I have to agree with most people in this post. Getting your foot in the door is the hardest part about the IT field. I would stay away from specialized degrees since software changes so frequently. Try and get a degree in computer science or computer engineering. Then at your first job slowly try and introduce Linux. Unless you are a server admin and have 5 years experience in that field then it will be hard to get a linux job right from the get go.I am currently trying to get or field workstations converted to linux but it is proving harder than i thought when i first started. and i have to really work on it on my own time, since my boss won't dedicate time and money to it until i have a working system.

The Tronyx
November 14th, 2007, 08:17 PM
I have a great love for linux and technology in general, my dream is to become a linux system administrator. I know where I want to go, but no idea how to get there. The school I attend does not have a great many linux classes, nor do the advisors have a clear understanding of how I should go about pursuing my goal.

So I ask you, Linux and IT professionals, what did you do to make your dream a reality?

Greetings fellow IT student and fellow Illinoisian (is that a word?)

I'm in the same metaphorical boat as you in some sense so please allow me to offer my advice. The first step would be to gain familiarity with Linux which you seem like you are on your way to doing. Try simple things at home, setting up a server, secure the server, basically make it as real world as you can. On the subject of working with Linux, a lot of that will be done from a server standpoint . Ubuntu is a great distribution but it seems that one of the most valued certifications is Red Hat so don't hesitate to read up on that.

I personally attend Roosevelt University in Chicago and am enrolled in the Networking program. My main interest is in network security and while there isn't a specific security degree program here, there are introductory classes which provide the basis of what you will need to become an expert on.

One of my business professors worked for a hospital at one of the top tiers of IT and mentioned that a misconception is your degree. He told me a story of someone who was a supplies manager, no IT background but often found himself, after hours, talking to the IT guys, learning more and more about the network. Eventually the hospital helped him cover certifications and he now works as a network analyst for them. The moral of the story isn't so much, do whatever and just pursue IT in the meantime but that IT is a very different field. Almost that it isn't what you know at that point in time (for an entry-level position) but rather what can you learn.

Being in Illinois you have a lot of IT resources available to you as well. ChiSec and ISSA (Chicago) are 2 groups that convene pretty frequently.


The Information Systems Security Association (ISSA) is a not-for-profit, international organization of information security professionals and practitioners. It provides educational forums, publications and peer interaction opportunities that enhance the knowledge, skill and professional growth of its members.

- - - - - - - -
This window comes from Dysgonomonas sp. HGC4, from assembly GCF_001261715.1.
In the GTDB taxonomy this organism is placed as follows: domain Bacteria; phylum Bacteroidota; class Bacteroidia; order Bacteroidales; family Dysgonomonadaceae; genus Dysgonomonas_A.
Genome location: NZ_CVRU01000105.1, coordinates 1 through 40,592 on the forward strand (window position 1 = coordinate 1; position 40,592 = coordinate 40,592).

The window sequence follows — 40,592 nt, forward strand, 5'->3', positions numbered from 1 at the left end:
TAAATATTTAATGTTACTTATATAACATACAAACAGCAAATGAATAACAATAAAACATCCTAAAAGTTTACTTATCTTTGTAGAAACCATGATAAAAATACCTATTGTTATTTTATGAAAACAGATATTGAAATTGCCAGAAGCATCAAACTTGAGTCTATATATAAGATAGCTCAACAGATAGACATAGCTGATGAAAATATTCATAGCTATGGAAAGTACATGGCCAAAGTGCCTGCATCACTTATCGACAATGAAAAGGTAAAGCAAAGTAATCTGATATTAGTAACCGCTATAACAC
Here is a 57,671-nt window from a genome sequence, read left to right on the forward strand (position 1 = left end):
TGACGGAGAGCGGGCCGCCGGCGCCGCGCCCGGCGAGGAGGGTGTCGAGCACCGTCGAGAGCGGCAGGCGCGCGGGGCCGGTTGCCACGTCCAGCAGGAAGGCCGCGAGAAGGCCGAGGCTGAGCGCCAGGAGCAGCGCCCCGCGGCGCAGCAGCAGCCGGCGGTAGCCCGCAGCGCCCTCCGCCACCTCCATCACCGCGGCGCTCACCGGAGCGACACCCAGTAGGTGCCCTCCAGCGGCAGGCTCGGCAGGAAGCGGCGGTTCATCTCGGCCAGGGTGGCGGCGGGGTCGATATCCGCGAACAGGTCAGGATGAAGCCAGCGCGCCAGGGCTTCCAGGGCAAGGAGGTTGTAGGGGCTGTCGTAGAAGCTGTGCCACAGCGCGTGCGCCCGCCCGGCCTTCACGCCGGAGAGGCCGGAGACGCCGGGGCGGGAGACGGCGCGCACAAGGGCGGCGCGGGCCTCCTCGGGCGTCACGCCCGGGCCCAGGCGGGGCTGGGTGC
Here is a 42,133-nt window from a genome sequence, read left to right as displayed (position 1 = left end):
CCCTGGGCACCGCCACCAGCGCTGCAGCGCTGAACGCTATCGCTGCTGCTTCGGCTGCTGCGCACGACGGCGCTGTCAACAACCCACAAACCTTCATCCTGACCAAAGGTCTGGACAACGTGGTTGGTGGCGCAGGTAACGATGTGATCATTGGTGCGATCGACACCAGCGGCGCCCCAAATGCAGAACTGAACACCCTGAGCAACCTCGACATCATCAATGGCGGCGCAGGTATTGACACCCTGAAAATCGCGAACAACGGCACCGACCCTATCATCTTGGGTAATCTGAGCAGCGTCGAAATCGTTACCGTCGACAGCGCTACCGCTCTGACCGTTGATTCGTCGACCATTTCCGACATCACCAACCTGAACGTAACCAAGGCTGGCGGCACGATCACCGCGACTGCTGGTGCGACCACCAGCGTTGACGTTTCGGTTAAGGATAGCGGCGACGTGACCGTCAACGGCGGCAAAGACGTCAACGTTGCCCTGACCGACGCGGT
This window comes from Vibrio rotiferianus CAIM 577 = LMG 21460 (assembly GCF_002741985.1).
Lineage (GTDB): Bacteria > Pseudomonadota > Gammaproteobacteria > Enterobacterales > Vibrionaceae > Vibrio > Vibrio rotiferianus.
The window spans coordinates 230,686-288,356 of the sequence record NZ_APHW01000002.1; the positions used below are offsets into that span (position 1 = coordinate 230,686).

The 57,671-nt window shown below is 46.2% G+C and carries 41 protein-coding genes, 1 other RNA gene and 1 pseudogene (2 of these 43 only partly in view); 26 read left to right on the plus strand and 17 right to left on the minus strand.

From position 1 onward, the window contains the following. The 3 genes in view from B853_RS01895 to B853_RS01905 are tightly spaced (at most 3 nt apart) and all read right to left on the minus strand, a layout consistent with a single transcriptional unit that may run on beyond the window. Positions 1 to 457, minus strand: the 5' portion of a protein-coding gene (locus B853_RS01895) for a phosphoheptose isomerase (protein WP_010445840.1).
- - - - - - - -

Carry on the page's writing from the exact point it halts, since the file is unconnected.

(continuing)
While it might sound security specific, I am sure there are plenty of network admins hanging around there you could talk to. Initiative is key and everyone in the business you meet will see your initiative and most likely be more than happy to answer questions and offer assistance.:)

On a final note, one of the greatest things about working in IT is certifications. These certifications allow you so much mobility no matter what you went to school for. I encourage you to read up on Red Hat, Cisco, CEH, and Network+ certifications. There's a massive amount of info that can be found here: http://www.cramsession.com/ . That is an excellent and reputable site, not one of those that tries to sell you things at every corner. If you wish to explore Linux certifications more, check out a distro based on Knoppix which aims to prepare individuals for LPIC certification. http://distrowatch.com/elpicx

I hope something in this post will be of some use. Good luck and keep me/us posted!:guitar:

Zyphrexi
November 15th, 2007, 02:42 PM
wow, so much great information, thanks.

I'd love to set up my own servers, etc. Unfortunately I don't have control over the home network (which is a pity), so probably the most I've done is set up a crossfire server and a media server for my wii.

I remember red hat... I hated it with a vengeance. yeah business is slow to adopt new software technologies since new technologies mean training and expense.
I don't think red hat will be king much longer. I've seen quite a few job listings asking about ubuntu/debian experience, which shows that power is shifting

Scotty Bones
December 13th, 2007, 09:58 PM
This link may also provide you with info on the different certs for linux
http://www.itwire.com.au/content/view/13530/53/

ericesque
December 13th, 2007, 10:32 PM
I live in mid-Michigan-- so I could probably throw a rock through your window...s box.

I know that a handful of small ISPs in the area are using linux (CentOS specifically) for a variety of things. You could contact a local ISP either about an internship or even just a tour of their facility. Explain that you're an IT student and would like to learn about the infastructure. On the tour you could even ask for an internship. The worst they could do is say no. Best case scenario, they bring you in for all kinds of hands on training. I worked at one local ISP for just 2 months and my understanding of networking--and how linux can fit in the mix-- grew leaps and bounds.

cluepon
December 13th, 2007, 10:39 PM
yeah i'm currently at a 2-year community college located in illinois, unfortunately most of the IT classes don't actually transfer. It's a pity, but cheaper than some schools.

Well, as an Illinois resident, I feel obliged to kick in my $0.02. =)

Depending on where you live, a LUG (Linux User Group) might be a good starting point. You would be able to meet like minded folks, who may in fact be able to point you in the right direction.

As you are in Illinois, I can tell ya..there are a plethora of options for a person wanting to get into I.T. From trade schools to U of I@champaign/Urbana...you have options. Not being sure where you are in Illinois, its difficult to say what's close by.